The poor, the rich and the ultra-rich
Although I am not an economist, economics is a subject I enjoy a lot because it simultaneously describes the situation of people around the world and lends itself to very interesting analyzes due to its purely quantitative nature. Consequently, this would not be the first time that I share data, analysis or economic news, but this time I want to take the opportunity to clear up a confusion in which I see that many people fall: the averages. When ‘average wages’ are mentioned in economic terms, the word average does NOT refer to ‘the one in the middle’.
If you recall from your high school statistics course, the median is the one that measures ‘the middle one’, and the mean (or the average) is calculated with an arithmetic process that describes ‘something’ of the distribution of the data. When the data is balanced, the mean and median tend to be close or very similar values, but when the data is unbalanced, they measure completely different things.
So when you read “the average monthly salary in Mexico is $7,128 MXN (375 USD based on 2019 rates)” surely many will think “Oh wow, half of the population living on less than 375 USD a month is really worrisome”, and it would indirectly mean that you also believe “Oh but at least we are not that bad, more than half of the population earns more than 373 USD, and I believe that should suffice to survive. ” It could also mean that if you are working in Mexico, earning something around 1040 USD, you might think “Oh wow, 1040 USD is not that far from 375 USD, I am earning much less than I deserve, surely I’m not even in the 25% richest because I know many people who earn way more.”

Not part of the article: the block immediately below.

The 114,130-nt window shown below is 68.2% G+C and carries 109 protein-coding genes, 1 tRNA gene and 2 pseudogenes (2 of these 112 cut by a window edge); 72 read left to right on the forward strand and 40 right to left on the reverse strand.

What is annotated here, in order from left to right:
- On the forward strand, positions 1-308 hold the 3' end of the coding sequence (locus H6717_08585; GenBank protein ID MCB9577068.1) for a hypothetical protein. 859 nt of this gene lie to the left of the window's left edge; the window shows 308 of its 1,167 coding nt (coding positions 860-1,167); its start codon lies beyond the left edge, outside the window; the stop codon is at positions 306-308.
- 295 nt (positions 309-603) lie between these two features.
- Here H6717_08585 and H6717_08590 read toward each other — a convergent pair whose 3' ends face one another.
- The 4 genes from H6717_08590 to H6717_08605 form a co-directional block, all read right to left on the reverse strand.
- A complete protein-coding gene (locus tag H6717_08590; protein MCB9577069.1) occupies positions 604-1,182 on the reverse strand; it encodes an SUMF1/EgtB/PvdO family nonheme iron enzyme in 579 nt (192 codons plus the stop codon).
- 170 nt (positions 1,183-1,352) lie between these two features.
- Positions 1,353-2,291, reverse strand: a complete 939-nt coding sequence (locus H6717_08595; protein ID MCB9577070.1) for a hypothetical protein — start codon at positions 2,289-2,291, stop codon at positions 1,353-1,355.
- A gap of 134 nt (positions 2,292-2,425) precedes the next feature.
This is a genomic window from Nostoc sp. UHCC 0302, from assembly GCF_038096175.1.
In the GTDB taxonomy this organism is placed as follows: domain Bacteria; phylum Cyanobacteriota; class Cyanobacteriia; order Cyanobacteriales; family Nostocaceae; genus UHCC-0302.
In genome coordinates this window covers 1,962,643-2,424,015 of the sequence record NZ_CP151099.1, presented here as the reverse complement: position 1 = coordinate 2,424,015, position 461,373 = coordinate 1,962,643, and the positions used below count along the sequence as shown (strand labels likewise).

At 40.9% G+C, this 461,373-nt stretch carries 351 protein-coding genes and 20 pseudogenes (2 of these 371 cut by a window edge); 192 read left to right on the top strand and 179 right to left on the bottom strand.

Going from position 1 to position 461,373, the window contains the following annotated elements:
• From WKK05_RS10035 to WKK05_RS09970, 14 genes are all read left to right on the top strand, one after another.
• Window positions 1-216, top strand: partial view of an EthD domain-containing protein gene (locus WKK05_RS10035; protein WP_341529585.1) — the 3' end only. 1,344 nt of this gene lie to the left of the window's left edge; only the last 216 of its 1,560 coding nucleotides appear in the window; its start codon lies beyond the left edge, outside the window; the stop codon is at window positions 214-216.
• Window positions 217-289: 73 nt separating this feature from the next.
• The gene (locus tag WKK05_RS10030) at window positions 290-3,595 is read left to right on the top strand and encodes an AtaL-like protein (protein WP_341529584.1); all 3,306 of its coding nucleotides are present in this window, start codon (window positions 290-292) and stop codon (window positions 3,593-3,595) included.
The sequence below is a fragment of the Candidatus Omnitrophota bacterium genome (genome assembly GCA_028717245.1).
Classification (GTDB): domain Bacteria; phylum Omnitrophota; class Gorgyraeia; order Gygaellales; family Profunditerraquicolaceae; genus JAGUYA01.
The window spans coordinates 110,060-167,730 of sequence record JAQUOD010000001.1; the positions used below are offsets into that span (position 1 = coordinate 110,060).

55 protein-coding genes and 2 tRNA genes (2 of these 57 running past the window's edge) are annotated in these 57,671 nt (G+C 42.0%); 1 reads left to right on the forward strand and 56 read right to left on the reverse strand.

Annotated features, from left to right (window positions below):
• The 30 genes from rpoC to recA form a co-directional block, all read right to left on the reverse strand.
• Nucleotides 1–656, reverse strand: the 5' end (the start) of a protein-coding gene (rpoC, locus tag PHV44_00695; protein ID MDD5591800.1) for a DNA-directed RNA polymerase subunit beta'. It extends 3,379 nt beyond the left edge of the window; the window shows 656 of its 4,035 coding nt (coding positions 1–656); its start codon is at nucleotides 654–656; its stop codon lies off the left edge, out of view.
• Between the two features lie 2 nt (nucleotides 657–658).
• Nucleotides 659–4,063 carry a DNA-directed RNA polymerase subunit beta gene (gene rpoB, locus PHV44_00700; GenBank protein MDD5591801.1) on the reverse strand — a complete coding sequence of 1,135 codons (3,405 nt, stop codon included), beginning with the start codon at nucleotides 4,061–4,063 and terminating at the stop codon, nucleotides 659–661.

But the reality is that we are much worse off than the average misinterpreted as “the middle” may suggest. As you can see from this other graph, although the quarterly average income per home is $46,521 MXN, only about 20–30% of the data in the graph is above that value. So as you may have already grasped, the real interpretation is “Oh wow, over 70–80% of the population living on less than 375 USD a month is really worrisome, only about 20% of the population earns more than 375 USD a month , and by making 1040 USD a month I’m already part of the 6.3% richest of the country”. In fact, if you were born between 1980 and 1995 and make over 690 USD a month, you are luckier than 96% of your Mexican contemporaries.
For every additional 50 USD that someone earns above those amounts that I mentioned, their level of relative wealth, in relation to the level of the population, increases tremendously even if it does not seem like so. To put it into context, let’s review the cost of a car…
Take the 175,000 MXN Fiat Mobi. If we divide 175/7,128, it gives us 24.55, which means that for ~80% of the population who earn less than 375 USD a month, buying a new car means saving 100% of their income for 2 years or more, according to how much they are making. And considering that expenses are also a thing, it becomes an impossibility. So it is time to accept it: If you are someone who has the possibility to buy a car, you are rich, you are not an ‘average Mexican’.
And why is the average salary so decieving?